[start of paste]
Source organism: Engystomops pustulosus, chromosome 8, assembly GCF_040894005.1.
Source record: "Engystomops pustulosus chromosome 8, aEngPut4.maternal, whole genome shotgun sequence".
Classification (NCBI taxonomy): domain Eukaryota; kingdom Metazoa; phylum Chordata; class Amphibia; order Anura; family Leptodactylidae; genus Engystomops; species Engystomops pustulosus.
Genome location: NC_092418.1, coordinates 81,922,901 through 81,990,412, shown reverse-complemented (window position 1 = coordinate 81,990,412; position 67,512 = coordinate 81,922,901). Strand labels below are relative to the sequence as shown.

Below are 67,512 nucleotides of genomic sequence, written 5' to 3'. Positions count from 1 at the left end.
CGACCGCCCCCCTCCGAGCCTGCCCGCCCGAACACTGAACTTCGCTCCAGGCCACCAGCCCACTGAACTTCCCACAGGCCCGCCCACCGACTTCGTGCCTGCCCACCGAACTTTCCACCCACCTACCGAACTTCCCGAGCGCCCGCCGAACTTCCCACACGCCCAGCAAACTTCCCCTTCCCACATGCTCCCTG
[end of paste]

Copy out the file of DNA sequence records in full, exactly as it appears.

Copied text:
Source organism: Engystomops pustulosus, chromosome 8, assembly GCF_040894005.1.
Source record: "Engystomops pustulosus chromosome 8, aEngPut4.maternal, whole genome shotgun sequence".
Classification (NCBI taxonomy): domain Eukaryota; kingdom Metazoa; phylum Chordata; class Amphibia; order Anura; family Leptodactylidae; genus Engystomops; species Engystomops pustulosus.
Genome location: NC_092418.1, coordinates 81,922,901 through 81,990,412, shown reverse-complemented (window position 1 = coordinate 81,990,412; position 67,512 = coordinate 81,922,901). Strand labels below are relative to the sequence as shown.

Below are 67,512 nucleotides of genomic sequence, written 5' to 3'. Positions count from 1 at the left end.
CGACCGCCCCCCTCCGAGCCTGCCCGCCCGAACACTGAACTTCGCTCCAGGCCACCAGCCCACTGAACTTCCCACAGGCCCGCCCACCGACTTCGTGCCTGCCCACCGAACTTTCCACCCACCTACCGAACTTCCCGAGCGCCCGCCGAACTTCCCACACGCCCAGCAAACTTCCCCTTCCCACATGCTCCCTG